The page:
A recent project I was working on required absolute positioning and while waiting for Valves lighthouse and Facebooks to open source it’s tracking solutions I thought I’d take a primitive stab at EM (electro magnetic) positioning using a phone magnetometer purely for the purpose of learning the challenges involved. I’m an experienced software developer and a hobbyist hardware hacker, so I tried solving most problems using software where possible .
EM tracking has an advantage over optical tracking over that it doesn’t need line of sight but most optical tracking systems have overcome this limitation by using two base stations.
All professional EM tracking solutions like products from Polhemus, Ascension and Razor Hydra all use alternating EM fields and a receiving coil to measure induced currents and this allows for turning out or filtering out everything except for the carrier frequency. The down side is the you need more complex hardware/circuits like signal generators/oscillators for the transmitter and with op-amps with high/low pass filters etc on the receiver.
So for stage one I decided to just use the magnetometer sensor on my phone and see how far I can get. As the first step I made a quick prototype using my phone, a relay switch for the transmitter coil and a 9v battery. Due to inverse square law of magnetic field propagation I was only able to get accurate readings up to a centimeter or two.
Always try brute force first, I had to push as much current as possible and needed a bigger coil to create a much stronger magnetic field. First part is easy, 9v batteries are cheap and connect 4 in series and voila you have 36v.
The later is tricky while the EM field generated goes up with number of turns, the longer wire also increases the resistance which decreasing the current passing through. I ended up using a 100MH inductor with 76 Ohm which seems to be a good balance between generated EM field and resistance. This setup created a strong enough field to be detectable up to 5-6 cm which was enough for my project.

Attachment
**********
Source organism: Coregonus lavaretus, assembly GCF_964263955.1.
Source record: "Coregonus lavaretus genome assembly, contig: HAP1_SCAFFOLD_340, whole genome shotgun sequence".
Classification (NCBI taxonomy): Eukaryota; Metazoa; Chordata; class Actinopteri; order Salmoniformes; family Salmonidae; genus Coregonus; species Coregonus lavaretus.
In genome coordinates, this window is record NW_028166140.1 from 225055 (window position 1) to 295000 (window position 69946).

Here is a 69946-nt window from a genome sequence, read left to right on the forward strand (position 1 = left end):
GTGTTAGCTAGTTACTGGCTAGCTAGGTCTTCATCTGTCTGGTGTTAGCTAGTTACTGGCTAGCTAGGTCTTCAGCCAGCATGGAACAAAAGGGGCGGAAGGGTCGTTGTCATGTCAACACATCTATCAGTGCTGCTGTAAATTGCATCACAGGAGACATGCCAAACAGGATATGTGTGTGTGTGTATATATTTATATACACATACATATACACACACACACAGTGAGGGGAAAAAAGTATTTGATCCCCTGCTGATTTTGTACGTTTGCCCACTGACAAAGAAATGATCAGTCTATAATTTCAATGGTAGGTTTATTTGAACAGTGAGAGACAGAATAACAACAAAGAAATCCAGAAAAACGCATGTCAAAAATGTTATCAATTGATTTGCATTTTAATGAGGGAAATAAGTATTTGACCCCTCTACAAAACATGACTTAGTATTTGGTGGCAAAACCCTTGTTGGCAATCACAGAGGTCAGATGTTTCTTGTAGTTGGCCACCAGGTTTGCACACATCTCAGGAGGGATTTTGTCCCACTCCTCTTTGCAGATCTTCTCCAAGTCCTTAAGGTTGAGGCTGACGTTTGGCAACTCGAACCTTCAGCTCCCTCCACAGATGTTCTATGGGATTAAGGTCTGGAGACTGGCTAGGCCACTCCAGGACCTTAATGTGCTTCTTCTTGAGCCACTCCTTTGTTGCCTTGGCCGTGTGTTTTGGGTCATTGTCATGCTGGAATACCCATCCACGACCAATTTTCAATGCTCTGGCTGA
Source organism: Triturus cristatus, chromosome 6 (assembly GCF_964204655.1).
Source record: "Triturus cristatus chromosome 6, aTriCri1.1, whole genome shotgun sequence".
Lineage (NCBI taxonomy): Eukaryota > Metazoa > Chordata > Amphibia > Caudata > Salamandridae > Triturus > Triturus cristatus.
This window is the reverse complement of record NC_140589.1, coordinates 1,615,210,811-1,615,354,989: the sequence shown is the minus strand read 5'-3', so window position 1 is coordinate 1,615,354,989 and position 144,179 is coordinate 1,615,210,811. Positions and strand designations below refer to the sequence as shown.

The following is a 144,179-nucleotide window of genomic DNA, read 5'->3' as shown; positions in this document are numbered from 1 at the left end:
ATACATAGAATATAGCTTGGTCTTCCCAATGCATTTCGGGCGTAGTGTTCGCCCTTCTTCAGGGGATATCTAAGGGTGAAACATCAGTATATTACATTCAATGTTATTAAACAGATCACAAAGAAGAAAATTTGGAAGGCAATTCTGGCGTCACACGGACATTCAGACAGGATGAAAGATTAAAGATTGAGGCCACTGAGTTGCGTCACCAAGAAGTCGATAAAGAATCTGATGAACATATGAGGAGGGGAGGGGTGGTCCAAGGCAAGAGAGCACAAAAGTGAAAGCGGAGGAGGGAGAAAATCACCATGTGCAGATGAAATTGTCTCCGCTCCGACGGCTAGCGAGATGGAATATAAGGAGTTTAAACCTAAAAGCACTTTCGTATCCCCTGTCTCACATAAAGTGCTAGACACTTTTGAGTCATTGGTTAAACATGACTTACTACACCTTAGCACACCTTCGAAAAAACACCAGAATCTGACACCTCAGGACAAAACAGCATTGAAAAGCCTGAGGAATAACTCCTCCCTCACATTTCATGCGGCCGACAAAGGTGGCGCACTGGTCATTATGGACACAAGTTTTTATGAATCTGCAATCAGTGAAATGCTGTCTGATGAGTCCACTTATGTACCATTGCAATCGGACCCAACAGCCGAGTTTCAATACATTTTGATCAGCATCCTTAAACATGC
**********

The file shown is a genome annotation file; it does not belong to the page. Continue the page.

The coil would overheat quickly which can be solved by pulsing the coil only long enough for the magnetometer to register it, which turned out to be around 20ms for the one on iPhone 6. Trilateration in 3d requires three points of reference so I got three of these coils transmitting 20ms seconds at a time with the help of a ATTiny and a few MOSFETS.
Due to the lack of wired open input/output ports on the iPhone and lack of wifi/bluetooth on the AtTiny I decided to use a sync cycle to figure out coil is transmitting.
Transmit pulses would be evenly spaced with a empty pulse used as a sync pulse. The rest was signal processing on the iphone, which turned out to be a lot harder than I thought it would be but creating a system to record and playback data so I can rerun and debug with exact dataset helped a lot. Also adding a real time charts and a 3d scene to the iphone app was a great way to visualise what was going on. Another good way to compare the results of two methods (eg: different noise filtering algorithms) was to record videos of each one runnng in the simulator with test data and play it back side by side.
Since the phone is moving all the time, which changes the earth’s magnetic field, each reading had to be normalised against the background using the interquartile_mean.
In order to identify which coil is transmitting, find the highest peak and then find 3 other transmissions equal distance from it, since the time between pulses are known constant, this will give us 4 values and the lowest one will be the sync cycle which can be used to figure out which pulse came from which coil.
Now the intensity at x distance from each coil can be turned into distance from coil based on inverse square law. This is finally used to trilateration and find the absolute coordinates in 3d space relative to the transmitters.
So how well does it track? The answer is not very well, but in true sprit of brute forcing with more power, I ordered some, more accurate MLX90393 magnetometers and hope to combine input from all 3 for a more accurate result and also ordered some A23 12v batteries to push the voltage up to 48v which should improving tracking around the edges.
One more video: https://youtu.be/EHWGtElzWaY
iOS app swift source code:
Arduino Transmitter source code: